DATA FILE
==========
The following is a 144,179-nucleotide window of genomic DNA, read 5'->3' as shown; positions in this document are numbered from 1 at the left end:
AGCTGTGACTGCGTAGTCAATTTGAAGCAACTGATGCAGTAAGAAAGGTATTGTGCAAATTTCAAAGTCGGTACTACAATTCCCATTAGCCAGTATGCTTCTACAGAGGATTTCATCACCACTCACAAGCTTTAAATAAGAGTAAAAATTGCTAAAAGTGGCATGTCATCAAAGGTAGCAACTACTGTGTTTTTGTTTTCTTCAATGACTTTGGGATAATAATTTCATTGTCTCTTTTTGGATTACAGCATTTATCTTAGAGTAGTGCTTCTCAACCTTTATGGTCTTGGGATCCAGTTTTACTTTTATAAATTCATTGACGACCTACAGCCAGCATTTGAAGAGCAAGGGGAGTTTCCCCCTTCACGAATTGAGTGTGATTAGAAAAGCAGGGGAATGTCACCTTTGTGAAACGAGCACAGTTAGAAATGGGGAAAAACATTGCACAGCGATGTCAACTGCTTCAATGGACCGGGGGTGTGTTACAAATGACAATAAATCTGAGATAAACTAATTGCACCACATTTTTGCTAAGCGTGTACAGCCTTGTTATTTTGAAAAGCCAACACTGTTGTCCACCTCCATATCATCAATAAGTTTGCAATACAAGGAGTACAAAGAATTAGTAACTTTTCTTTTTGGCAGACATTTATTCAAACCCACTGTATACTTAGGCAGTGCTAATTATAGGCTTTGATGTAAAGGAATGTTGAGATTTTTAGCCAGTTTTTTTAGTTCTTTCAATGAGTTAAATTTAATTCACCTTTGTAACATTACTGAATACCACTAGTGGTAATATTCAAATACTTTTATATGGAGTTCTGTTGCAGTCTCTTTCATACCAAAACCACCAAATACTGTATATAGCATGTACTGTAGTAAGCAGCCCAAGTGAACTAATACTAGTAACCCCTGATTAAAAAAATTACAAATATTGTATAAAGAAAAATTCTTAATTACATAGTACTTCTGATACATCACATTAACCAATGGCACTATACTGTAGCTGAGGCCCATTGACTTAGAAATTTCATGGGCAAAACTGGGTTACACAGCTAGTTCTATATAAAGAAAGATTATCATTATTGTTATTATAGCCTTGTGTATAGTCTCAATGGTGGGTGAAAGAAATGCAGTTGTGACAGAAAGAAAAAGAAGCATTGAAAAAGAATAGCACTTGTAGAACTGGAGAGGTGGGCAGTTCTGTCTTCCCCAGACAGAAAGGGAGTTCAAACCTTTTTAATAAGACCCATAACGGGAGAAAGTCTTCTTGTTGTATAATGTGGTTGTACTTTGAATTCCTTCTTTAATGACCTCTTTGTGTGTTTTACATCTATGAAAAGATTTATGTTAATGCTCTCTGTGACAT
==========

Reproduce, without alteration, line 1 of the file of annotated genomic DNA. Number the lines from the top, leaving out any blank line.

The following is a 144,179-nucleotide window of genomic DNA, read 5'->3' as shown; positions in this document are numbered from 1 at the left end: